Del McCoury Handpicked by Woody Guthrie’s Family to Finish Lost Songs
“Those songs were written when Woody was coming out of Oklahoma, listening to the Carter Family and hillbilly music,” says Nora Guthrie of the lyrics McCoury set to music. “I can’t possibly explain to a 30-year-old what that was like. So I thought, ‘Who don’t I have to explain this to?’ The answer was Del. That is just one of the many, many reasons I chose him. His style of playing, his voice, his band — there are so many similarities between Del and my dad.”
The as-yet untitled album, which contains songs Guthrie originally wrote between 1935 and 1949, doesn’t have a release date, but McCoury has already been performing some of the tracks live. Along with the customary audience requests for songs that span his 50-plus years career.
Born in York, Pennsylvania, McCoury developed his love for bluegrass after hearing Earl Scruggs’ banjo-playing on Fifties’ radio. Soon he was picking the banjo around the Baltimore-D.C. bar scene. It wasn’t long until Bill Monroe hired McCoury to join the legendary Blue Grass Boys, moving him from banjo to guitar and making him lead singer.
Although McCoury was primed to break out as a major bluegrass star, he returned to Pennsylvania to work as a logger to better support his growing family, playing music on the weekends with his band the Dixie Pals. When young sons Ronnie and Robbie joined the band, he relocated to Nashville to give the boys a better shot at more recognition.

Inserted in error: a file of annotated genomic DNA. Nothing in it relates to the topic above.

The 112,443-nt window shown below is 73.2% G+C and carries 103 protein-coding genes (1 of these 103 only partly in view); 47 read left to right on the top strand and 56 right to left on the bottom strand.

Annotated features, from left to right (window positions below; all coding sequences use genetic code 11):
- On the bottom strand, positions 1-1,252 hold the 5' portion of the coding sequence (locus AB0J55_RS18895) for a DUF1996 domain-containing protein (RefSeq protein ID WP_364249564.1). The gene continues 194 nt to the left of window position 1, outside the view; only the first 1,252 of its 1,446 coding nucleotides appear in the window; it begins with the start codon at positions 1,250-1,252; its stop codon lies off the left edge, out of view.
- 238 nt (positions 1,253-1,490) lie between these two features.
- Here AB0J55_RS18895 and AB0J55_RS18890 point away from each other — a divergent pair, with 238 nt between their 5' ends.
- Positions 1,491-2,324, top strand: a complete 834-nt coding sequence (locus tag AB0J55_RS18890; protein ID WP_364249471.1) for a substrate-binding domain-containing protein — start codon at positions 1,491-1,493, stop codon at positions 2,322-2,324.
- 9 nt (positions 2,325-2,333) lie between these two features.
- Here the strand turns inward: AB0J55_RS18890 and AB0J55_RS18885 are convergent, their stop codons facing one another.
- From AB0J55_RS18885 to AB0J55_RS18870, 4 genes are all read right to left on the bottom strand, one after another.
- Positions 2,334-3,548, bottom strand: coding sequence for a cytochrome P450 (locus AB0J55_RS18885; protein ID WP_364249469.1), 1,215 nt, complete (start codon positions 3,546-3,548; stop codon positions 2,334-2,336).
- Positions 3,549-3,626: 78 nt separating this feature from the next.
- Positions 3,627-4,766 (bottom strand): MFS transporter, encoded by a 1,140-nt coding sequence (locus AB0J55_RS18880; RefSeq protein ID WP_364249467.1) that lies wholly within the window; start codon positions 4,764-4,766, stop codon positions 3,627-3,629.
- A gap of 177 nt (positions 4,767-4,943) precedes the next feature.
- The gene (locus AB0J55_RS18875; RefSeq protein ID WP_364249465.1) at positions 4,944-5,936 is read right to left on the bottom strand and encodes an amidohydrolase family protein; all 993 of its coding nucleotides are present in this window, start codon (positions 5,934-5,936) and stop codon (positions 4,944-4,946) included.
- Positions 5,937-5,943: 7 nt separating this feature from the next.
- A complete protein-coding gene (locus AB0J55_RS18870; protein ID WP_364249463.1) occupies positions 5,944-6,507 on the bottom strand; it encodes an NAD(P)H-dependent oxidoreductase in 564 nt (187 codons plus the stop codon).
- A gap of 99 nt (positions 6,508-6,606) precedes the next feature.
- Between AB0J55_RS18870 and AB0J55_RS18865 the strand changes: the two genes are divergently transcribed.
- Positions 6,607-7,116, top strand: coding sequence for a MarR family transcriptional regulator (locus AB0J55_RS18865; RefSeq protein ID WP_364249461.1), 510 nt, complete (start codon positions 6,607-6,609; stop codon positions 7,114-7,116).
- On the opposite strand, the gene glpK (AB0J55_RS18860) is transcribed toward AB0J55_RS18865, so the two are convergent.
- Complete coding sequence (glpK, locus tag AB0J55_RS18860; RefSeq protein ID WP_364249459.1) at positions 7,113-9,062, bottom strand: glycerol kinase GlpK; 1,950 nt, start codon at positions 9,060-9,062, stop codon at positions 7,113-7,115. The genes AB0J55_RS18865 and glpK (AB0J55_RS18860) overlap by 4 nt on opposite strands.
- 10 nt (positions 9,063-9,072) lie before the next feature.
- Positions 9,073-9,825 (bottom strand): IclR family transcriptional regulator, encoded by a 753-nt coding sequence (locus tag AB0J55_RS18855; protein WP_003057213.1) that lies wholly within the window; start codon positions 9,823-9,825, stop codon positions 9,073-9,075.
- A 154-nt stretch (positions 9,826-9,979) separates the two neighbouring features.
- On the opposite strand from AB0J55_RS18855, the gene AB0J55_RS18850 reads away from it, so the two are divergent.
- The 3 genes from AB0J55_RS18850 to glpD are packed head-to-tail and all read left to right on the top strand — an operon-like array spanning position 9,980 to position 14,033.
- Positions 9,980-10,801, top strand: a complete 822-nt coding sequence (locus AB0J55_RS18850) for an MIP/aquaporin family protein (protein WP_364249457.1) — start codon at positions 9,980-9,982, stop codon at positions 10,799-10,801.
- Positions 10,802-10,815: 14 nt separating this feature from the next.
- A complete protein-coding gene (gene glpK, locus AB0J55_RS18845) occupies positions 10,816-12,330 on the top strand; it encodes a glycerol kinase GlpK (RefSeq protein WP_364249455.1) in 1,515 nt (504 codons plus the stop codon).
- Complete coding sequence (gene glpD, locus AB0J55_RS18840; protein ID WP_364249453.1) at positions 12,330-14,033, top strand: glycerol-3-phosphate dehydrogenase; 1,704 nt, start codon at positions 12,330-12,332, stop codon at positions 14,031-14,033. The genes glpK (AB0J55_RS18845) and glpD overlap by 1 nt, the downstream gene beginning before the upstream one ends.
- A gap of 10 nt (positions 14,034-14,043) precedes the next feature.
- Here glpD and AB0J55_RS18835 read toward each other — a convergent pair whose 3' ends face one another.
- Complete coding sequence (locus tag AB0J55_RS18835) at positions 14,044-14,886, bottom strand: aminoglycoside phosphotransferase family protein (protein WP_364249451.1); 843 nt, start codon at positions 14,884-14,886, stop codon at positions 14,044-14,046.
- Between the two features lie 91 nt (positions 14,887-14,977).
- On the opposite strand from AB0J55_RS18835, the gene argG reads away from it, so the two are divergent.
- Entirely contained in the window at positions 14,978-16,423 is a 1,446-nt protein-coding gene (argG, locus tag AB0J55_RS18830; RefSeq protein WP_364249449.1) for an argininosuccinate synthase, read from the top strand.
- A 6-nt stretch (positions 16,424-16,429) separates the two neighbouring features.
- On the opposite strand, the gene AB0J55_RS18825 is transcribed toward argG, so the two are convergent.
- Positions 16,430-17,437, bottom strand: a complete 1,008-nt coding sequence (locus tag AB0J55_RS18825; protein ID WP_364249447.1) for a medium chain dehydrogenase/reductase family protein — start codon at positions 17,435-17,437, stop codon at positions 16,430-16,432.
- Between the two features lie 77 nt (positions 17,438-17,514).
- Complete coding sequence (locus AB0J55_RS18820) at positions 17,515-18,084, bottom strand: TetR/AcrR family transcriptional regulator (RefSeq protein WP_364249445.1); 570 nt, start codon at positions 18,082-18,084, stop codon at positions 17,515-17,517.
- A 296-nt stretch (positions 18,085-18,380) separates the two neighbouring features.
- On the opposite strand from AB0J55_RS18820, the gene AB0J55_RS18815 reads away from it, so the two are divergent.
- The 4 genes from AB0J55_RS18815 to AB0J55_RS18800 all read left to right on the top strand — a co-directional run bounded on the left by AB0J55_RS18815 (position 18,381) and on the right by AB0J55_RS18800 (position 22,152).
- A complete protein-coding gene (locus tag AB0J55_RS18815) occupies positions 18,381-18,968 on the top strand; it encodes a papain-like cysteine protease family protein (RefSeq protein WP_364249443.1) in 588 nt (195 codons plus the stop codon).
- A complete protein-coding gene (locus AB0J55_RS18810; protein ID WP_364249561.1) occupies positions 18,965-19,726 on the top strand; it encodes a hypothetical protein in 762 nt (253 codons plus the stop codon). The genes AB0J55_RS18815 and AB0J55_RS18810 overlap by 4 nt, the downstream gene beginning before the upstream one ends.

It worked. In 2006, the McCourys won their first Grammy for Best Bluegrass Album for The Company We Keep, a category they’d win yet again in 2014 for The Streets of Baltimore.
“Very few people in the world will understand what it is to stand on a stage with your father when winning a Grammy,” says Ronnie McCoury. “It is the best feeling in the world. But I feel like that every night we are out there playing.”
Not that the elder McCoury will brag about any of this. Instead, he credits his fans with the group’s success.
“Well, you know, I guess we have got a lot of fans that we made back in the Sixties,” he says. “We also always had a lot of young folks as fans. We are just very fortunate that they like us and don’t forget us.”
And come see them each year at DelFest, along with the other bluegrass-leaning bands on the bill. This year’s lineup includes Old Crow Medicine Show, Jason Isbell, Leftover Salmon, Railroad Earth, Shovels & Rope, Yonder Mountain String Band’s Jeff Austin and his band, Nicki Bluhm & the Gamblers, Nora Jane Struthers, the Gibson Brothers and Trampled by Turtles.
“We don’t sit down and strategize,” says Ronnie McCoury of the sometimes eclectic line-ups. “We think about who we like and invite them. It comes out to be a nice mix.”
Del McCoury remembers the first time he and his sons heard the buzzed-about Trampled by Turtles. “Those guys tickled me to death. They play so fast, you can’t tap your foot to it,” he says. “Anyway, they are really big now.”
Still, even Trampled by Turtles would likely admit they have miles to go before they reach Del Status.
“I brag on him a lot. He never will,” says Ronnie McCoury about his father. “You think of everyone in the world who appreciates and loves Woody Guthrie music. There are some major rock stars like Bruce Springsteen who would love to [set Guthrie’s words to music]. But [Nora] chose my dad. I’ve always known what a great musician my dad is. Now the world will know it.”